(Herbs Wiki) Radish

| September 11, 2012 | 0 Comments | 56 views

Radish Scientific Names and Common Names,Radish Biochemical Information,Uses,Warning,Where Found,Parts Usually Used,Radish Description of Plant(s) and Culture,Medicinal Properties.

(Herbs Wiki) Radish

Contents:

Common Names | Parts Usually Used | Plant(s) & Culture | Where Found | Medicinal Properties | Biochemical Information
Uses | Formulas or Dosages | Nutrient Content | How Sold | Warning | Bibliography

Scientific Names

Raphanus sativus L.CruciferaeCrucifer family

Common Names

Black radish
Common radish
Garden radish
Spanish radish
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Parts Usually Used

Root, seed
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Description of Plant(s) and Culture

Radish is an annual or biennial plant; the fleshy root, coming in various colors and shapes, produces an erect, hollow stem from 8 inches to 3 feet high. The alternate leaves are lyrately divided, with a large terminal segment. They may be glabrous or covered with sharp hairs. The white or lilac-colored flowers have violet veins and grow in branched racemes. Flowering time depends on the manner of cultivation.
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Where Found

Widely cultivated as a salad vegetable.
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Medicinal Properties

Root: antispasmodic, astringent, cholagogue, diuretic

Seed: digestant, carminative, expectorant
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Biochemical Information

Seed: Erucic acid, oleic, linolenic, and linoleic acids; glycerol sinapate, raphinin
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Uses

The juice pressed from grated, fresh radish root is an old European home remedy for coughs, rheumatism, and gall bladder problems. Radish has been used for chronic bronchitis, flatulence, diarrhea, headache, and insomnia. Radish is not recommended for use when the stomach or intestines are inflamed. The seeds treat abdominal fullness, sour eructations, diarrhea caused by food congestion, phlegm with productive cough and wheezing. Finely grated radish, sprinkled with raw cane sugar in order to make a syrup, provides good remedy for whooping cough. This will also help all liver ailments.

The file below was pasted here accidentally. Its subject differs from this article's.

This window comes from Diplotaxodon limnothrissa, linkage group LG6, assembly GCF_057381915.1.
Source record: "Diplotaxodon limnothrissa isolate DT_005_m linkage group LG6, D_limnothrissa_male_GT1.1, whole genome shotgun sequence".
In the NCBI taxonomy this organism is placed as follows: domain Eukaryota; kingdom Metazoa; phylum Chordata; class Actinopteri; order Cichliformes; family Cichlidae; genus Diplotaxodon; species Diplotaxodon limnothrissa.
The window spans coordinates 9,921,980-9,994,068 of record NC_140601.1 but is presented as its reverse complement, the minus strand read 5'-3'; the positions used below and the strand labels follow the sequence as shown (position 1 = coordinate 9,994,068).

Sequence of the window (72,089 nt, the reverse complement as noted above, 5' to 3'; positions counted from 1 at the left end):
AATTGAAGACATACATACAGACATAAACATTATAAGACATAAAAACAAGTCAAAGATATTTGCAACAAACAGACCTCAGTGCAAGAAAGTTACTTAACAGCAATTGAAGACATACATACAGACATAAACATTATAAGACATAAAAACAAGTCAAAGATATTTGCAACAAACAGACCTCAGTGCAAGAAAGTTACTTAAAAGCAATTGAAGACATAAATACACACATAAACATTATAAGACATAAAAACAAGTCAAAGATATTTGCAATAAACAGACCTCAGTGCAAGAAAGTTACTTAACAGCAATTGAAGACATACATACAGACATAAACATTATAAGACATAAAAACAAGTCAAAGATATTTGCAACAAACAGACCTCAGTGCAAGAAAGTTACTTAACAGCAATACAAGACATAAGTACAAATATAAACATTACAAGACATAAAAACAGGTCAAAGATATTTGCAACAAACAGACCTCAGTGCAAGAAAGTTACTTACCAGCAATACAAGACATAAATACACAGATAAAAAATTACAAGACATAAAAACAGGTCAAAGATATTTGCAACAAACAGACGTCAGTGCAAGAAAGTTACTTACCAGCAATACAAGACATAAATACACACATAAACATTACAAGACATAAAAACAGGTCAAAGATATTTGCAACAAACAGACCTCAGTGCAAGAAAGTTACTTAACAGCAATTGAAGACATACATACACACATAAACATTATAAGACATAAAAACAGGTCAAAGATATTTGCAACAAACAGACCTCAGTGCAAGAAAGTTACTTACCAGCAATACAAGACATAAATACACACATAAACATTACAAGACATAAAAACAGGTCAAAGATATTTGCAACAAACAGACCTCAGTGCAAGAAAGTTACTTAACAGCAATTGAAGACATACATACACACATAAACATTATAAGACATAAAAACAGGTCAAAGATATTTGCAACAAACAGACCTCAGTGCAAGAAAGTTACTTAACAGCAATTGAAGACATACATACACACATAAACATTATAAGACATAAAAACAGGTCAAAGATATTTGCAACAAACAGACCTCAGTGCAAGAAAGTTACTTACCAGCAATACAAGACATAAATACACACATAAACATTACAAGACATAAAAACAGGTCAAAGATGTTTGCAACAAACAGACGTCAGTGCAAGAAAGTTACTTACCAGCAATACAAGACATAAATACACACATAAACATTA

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Formulas or Dosages

Radishes which have not developed flower stems are preferred.

Juice: mix equal parts radish juice and honey. Take 1 tbsp. 3 times a day.

Juice Cure: start by taking 3 to 4 oz. juice (by weight) before breakfast each day. Gradually increase the amount to 14 oz. a day. Depending on results, after 1 to 3 weeks, reduce the quantity to 3 or 4 oz. again until a complete cure is affected.
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Nutrient Content

Iron, sulfur, phosphorus, magnesium, calcium, vitamin C

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How Sold

In the supermarket produce section
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Warning

Radish is not recommended for use when the stomach or intestines are inflamed.
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Bibliography

, by Nicholas Culpeper, Meyerbooks, publisher, PO Box 427, Glenwood, Illinois 60425, 1990, (reprint of 1814)

, compiled by Shih-Chen Li, Georgetown Press, San Francisco, California, 1973.

, by John Lust, Bantam Books, 666 Fifth Avenue, New York, NY. copyright 1974.

, by Dr. H.C.A. Vogel; Keats Publishing, Inc., 27 Pine Street (Box 876) New Canaan, CT. 06840-0876. Copyright Verlag A. Vogel, Teufen (AR) Switzerland 1952, 1991

, by Michael Tierra, C.A., N.D., O.M.D., Lotus Press, PO Box 325, Twin Lakes. WI 53181., Copyright 1988, published 1992

, Third College Edition, Victoria Neufeldt, Editor in Chief, New World Dictionaries: A Division of Simon & Schuster, Inc., 15 Columbus Circle, New York, NY 10023, 1984

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Category: Herbs

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